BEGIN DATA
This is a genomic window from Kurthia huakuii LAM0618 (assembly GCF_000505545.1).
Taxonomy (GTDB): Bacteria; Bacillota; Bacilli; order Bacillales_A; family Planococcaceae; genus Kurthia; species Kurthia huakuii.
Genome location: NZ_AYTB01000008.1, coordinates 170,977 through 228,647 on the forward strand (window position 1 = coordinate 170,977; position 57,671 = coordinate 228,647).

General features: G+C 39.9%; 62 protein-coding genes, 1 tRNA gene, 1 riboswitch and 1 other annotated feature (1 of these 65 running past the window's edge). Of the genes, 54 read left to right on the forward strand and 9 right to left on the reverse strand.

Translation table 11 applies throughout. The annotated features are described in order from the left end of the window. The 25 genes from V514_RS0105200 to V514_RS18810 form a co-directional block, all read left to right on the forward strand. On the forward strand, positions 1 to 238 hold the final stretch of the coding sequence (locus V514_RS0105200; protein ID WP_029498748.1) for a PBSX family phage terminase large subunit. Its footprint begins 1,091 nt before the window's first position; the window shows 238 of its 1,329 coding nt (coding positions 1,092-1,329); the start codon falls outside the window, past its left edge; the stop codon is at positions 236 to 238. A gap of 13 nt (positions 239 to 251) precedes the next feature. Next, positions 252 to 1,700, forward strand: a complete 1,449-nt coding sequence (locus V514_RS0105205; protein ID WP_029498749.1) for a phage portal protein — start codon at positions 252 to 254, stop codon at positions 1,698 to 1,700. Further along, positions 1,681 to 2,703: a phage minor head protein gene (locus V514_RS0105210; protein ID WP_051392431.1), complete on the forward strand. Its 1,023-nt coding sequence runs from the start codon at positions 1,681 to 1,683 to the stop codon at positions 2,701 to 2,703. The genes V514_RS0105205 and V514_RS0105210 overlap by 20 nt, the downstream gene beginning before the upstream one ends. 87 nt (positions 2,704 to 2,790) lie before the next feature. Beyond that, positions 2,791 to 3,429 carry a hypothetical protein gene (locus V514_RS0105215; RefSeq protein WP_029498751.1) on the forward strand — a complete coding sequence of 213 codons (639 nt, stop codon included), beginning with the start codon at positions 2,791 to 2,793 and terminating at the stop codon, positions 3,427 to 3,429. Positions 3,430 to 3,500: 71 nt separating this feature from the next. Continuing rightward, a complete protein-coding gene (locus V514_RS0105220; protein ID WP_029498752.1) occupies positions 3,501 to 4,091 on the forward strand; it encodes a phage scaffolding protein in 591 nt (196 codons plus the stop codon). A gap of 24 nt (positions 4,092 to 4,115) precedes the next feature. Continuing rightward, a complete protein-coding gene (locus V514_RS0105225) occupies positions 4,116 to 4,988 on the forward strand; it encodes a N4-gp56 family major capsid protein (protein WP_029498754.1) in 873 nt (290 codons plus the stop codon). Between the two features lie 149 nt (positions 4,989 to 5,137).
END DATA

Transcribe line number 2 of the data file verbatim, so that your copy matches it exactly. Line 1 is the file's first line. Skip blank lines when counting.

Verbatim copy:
Taxonomy (GTDB): Bacteria; Bacillota; Bacilli; order Bacillales_A; family Planococcaceae; genus Kurthia; species Kurthia huakuii.